When our children hurt each other, we need help ourselves
Seeing one sibling hurt another is one of the most trying times in our lives as parents. It makes us feel like we aren’t succeeding at the really important part of parenting. And often, it sets us up to be harsh toward the child who did the hurting, even though we love that child deeply.
Sometimes, when the hurting has become frequent, almost habitual, sibling troubles infect the way all the members of the family feel all of the time. As hard as these times are for us, we need to keep the perspective that they happen in just about every family.
Perhaps we’ll come to a time in human history when life is so gentle that sibling aggression is rarer, but we’re not there yet. One difficulty we have in finding good ways out of sibling tangles, little or big, is that we parents generally haven’t seen parents handle sibling difficulties without harshness. It feels like harshness is necessary, even justified, to get the aggression to stop. But if we reason things through, it’s hard to see how harshness from a grownup could beget love and tenderness between children. There must be a better answer.
And there is, but it’s not easy. I think the most effective answer lies off the beaten path of a parent’s life. Since it works so well, here goes.
Support Yourself As You Support Them
When our children begin to fight and it creates upset in the family, it’s time for the parent looking for a solution to find a listener. Parents with fighting siblings get upset. Upset people don’t solve people problems well.
We have to be able to win the hearts of our children back to us, before they can love each other well again. And to win a child’s heart, a grownup needs to shed his doubts about the goodness of the child. When our children fight, it’s easy to lose sight of the fact that they are good children.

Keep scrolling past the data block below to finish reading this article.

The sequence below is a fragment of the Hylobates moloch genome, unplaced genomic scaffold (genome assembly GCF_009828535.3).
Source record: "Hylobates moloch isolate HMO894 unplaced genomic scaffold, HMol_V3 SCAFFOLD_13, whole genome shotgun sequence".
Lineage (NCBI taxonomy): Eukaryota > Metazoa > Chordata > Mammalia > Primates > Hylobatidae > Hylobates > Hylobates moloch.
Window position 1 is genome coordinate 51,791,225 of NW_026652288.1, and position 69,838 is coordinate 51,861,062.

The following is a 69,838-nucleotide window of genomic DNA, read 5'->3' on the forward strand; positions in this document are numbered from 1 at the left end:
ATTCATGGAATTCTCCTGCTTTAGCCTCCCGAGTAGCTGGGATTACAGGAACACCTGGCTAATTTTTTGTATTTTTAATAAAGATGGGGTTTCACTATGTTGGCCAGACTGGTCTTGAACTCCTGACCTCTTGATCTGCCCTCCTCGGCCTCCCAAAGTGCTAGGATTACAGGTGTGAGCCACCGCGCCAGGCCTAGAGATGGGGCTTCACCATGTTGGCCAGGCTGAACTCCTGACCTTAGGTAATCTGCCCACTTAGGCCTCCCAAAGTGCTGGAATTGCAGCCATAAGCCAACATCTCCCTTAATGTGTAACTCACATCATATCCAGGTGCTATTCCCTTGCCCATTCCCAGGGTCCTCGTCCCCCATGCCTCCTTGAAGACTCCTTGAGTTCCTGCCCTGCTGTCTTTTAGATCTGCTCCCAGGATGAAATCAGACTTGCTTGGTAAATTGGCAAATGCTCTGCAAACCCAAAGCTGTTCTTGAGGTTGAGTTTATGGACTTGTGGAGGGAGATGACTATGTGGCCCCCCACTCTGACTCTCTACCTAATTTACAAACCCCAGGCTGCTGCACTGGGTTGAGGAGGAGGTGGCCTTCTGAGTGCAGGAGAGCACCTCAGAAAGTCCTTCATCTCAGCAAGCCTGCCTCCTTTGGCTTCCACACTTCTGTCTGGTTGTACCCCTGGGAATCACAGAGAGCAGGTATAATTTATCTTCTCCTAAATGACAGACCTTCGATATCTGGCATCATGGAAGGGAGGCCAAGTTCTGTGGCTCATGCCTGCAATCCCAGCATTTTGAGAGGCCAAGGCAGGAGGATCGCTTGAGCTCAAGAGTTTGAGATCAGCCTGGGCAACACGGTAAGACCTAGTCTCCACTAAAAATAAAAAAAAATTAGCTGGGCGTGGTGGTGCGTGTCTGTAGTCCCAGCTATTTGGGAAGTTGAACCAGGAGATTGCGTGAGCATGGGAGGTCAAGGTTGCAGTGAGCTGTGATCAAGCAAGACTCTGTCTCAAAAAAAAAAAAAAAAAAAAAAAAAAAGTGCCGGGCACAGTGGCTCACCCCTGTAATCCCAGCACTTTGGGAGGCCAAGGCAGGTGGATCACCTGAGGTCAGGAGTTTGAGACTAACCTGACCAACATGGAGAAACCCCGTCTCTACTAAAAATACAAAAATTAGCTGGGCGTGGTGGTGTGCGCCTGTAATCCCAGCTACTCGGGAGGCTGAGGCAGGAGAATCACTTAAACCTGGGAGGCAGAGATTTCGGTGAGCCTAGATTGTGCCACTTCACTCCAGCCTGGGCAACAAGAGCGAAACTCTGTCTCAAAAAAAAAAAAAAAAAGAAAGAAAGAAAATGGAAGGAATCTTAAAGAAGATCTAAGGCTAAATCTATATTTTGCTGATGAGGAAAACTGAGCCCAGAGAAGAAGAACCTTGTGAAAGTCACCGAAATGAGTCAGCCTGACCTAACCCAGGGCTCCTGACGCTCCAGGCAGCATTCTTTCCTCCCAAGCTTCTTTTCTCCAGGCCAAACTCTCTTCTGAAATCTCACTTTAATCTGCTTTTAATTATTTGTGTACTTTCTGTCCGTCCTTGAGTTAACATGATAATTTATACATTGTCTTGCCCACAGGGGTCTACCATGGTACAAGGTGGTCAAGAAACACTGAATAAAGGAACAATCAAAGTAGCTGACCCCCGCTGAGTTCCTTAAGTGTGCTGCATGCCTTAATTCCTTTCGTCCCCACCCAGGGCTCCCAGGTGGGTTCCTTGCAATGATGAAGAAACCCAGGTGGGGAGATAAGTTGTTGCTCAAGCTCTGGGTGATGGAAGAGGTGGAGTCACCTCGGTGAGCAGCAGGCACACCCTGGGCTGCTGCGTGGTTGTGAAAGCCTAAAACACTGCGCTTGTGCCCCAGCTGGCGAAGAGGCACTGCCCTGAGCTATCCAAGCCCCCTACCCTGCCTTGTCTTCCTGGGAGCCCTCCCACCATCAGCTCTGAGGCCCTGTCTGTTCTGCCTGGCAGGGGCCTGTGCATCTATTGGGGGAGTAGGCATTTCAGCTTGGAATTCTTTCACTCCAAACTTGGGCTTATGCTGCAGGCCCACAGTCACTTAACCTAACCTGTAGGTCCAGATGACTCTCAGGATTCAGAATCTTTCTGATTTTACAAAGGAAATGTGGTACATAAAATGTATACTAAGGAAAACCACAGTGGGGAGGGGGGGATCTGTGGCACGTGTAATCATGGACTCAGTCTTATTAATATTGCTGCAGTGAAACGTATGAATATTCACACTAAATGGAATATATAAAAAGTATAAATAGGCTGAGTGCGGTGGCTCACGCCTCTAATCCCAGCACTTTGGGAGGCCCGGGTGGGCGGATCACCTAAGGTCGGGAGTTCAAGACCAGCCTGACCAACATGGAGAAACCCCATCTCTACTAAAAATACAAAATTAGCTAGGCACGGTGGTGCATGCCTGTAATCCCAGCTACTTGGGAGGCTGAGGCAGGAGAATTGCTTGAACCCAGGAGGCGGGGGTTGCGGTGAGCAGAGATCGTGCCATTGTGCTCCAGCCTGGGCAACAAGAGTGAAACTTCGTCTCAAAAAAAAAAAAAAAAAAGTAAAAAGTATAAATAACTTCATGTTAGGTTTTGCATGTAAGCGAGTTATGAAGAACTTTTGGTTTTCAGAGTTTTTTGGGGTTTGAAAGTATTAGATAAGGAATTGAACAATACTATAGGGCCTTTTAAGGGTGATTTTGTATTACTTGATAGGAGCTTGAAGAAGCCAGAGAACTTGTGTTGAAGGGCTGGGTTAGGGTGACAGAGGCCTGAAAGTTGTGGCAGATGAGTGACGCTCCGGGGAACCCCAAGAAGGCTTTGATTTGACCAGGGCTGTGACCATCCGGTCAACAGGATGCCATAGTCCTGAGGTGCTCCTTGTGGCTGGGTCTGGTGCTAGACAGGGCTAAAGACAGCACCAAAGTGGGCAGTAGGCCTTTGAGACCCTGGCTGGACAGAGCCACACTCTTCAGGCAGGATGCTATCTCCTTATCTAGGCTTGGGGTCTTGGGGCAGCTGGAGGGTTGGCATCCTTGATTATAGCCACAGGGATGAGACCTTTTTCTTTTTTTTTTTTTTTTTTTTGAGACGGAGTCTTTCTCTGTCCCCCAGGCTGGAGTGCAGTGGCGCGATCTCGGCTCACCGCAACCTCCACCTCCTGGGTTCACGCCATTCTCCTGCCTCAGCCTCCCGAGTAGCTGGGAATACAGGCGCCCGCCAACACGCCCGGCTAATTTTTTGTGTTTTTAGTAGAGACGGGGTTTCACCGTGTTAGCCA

When they fight, at least one of them is experiencing a blackout in his thinking. He hasn’t stopped being a good person, he’s just stopped thinking. It happens to us every day too. For example, when our children fight, we often stop thinking.
So a good first move is to find someone who can, without interruption, judgment, or advice, listen to you talk about the child who gets lost in upset.
Talk Through Your Triggers:
- What was it like for you and that child when he was born?
- When he was an infant?
- What was the last time you really felt close to him? Enjoyed him?
- What do you feel like doing when he hurts his sibling? What do you do?
- What would have happened to you if you had acted like he does when you were a child?
- What do you worry about?
- What hurts you or angers you when you see your children fighting?
Telling someone about each of these threads of experience and feeling will help. If you can show some of the feelings that arise, all the better. The feelings are sitting there, waiting for release.
Sometimes, it helps to talk about the situation several times. Don’ make your children listen to the stories you have. They are best saved for other adults.
When One Child Has Hurt Another
When you haven’t been able to get to your children in time to prevent blows from falling, you usually have one who is hurt and crying, and one who seems remote, uncaring, and defensive. And, truth be told, you usually have at least one really angry parent on hand, too!
First, make sure no more harm can come. Separate the warring parties, so kicks can’t land and pinches flail in the air. You don’t have to move them into separate rooms, just put a foot or two of space between them.
Second, odd as it may seem, apologize. “I’m sorry I didn’t get here sooner. I didn’t know you were getting upset,” goes a long way toward thawing out the child who did the hurting.
When a child has hurt someone, he feels very badly about himself. But this doesn’t show at all—externally, this child is cool. He may say he doesn’t care, and he tries to mean it.
But actually, children don’t really want to hurt anyone. They are as mystified as you are about what makes them do these things. They feel guilty, and guilt paves over a person’s ability to feel anything. Guilt is like a heavy cement cover on the sadness and fears underneath the surface.
When you apologize for not getting there in time to prevent harm, it helps move the guilt away from the aggressor child. With less guilt sitting on him, he’ll be able to cry with you much sooner about the underlying feelings that drove him toward such hurtful behavior.
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